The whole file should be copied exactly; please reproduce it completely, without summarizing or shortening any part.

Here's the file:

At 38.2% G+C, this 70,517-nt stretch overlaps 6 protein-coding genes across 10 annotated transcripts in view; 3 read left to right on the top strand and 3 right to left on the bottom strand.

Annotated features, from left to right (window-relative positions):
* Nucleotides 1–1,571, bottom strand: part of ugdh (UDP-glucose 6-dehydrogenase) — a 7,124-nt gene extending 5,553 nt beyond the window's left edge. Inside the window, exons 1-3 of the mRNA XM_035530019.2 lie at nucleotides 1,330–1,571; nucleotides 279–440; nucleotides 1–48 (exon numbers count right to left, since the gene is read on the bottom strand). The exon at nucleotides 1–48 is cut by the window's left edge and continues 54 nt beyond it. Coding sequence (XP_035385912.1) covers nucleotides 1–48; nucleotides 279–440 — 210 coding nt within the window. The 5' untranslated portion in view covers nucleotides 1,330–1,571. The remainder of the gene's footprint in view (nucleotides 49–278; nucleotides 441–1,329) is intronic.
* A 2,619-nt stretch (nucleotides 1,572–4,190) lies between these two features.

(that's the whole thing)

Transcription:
At 38.2% G+C, this 70,517-nt stretch overlaps 6 protein-coding genes across 10 annotated transcripts in view; 3 read left to right on the top strand and 3 right to left on the bottom strand.

Annotated features, from left to right (window-relative positions):
* Nucleotides 1–1,571, bottom strand: part of ugdh (UDP-glucose 6-dehydrogenase) — a 7,124-nt gene extending 5,553 nt beyond the window's left edge. Inside the window, exons 1-3 of the mRNA XM_035530019.2 lie at nucleotides 1,330–1,571; nucleotides 279–440; nucleotides 1–48 (exon numbers count right to left, since the gene is read on the bottom strand). The exon at nucleotides 1–48 is cut by the window's left edge and continues 54 nt beyond it. Coding sequence (XP_035385912.1) covers nucleotides 1–48; nucleotides 279–440 — 210 coding nt within the window. The 5' untranslated portion in view covers nucleotides 1,330–1,571. The remainder of the gene's footprint in view (nucleotides 49–278; nucleotides 441–1,329) is intronic.
* A 2,619-nt stretch (nucleotides 1,572–4,190) lies between these two features.